Elk hoof disease found in California for first time
SACRAMENTO, Calif. — California’s first cases of elk hoof disease have been discovered in two animals in a herd of Roosevelt elk that live in Del Norte County, the state Department of Fish and Wildlife said.
The painful and potentially crippling disease causes deformed and overgrown hooves that can cause elk to limp, become lame and even die, the department said Thursday. Elk with severe cases may be unable to graze, fight off other infections or escape predators.
The disease was first discovered in elk in Washington state in the 1990s and has since been documented in Oregon and Idaho.
The California cases were confirmed by scientists at Washington State University.
The Department of Fish and Wildlife said the disease is highly infectious among elk but there’s no evidence it affects humans.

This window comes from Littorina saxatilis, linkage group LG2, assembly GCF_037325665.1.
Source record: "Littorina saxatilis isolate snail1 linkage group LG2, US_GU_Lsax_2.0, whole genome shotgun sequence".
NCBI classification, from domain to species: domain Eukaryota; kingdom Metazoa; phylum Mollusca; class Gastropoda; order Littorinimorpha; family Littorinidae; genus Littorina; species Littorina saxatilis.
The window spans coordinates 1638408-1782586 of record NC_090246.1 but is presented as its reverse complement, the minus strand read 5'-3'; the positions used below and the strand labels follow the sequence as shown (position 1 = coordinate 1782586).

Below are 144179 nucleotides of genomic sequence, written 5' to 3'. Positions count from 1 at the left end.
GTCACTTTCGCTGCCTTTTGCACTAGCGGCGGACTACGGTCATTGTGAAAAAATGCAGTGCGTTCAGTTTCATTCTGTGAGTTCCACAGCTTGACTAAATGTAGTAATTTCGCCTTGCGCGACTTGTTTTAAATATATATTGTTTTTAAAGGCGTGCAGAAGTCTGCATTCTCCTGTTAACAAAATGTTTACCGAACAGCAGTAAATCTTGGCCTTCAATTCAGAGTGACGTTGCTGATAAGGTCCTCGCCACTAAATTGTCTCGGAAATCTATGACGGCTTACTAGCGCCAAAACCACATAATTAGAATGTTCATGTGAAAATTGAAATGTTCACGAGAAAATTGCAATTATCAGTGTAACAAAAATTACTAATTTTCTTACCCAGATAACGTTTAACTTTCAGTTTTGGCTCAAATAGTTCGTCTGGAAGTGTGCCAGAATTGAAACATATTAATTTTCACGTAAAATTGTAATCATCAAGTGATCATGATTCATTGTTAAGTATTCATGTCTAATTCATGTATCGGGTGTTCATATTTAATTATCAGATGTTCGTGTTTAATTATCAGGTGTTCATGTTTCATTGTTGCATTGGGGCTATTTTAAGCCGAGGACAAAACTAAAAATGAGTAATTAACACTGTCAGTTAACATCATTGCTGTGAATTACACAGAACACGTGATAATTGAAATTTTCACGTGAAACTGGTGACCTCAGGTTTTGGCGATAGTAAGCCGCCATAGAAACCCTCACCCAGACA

Hunters, however, were urged to use safe hygiene practices while processing, cooking and consuming meat from elk that have signs of deformed or damaged hooves.
The formal name of the disease, treponeme-associated hoof disease, or TAHD, comes from an associated bacterium.
California is home to Rocky Mountain elk, Roosevelt elk and tule elk.
Hunters are urged to send hoof samples to the state, and anyone who observes an elk that is limping, lame or has abnormal hooves can report it on an agency disease and mortality website.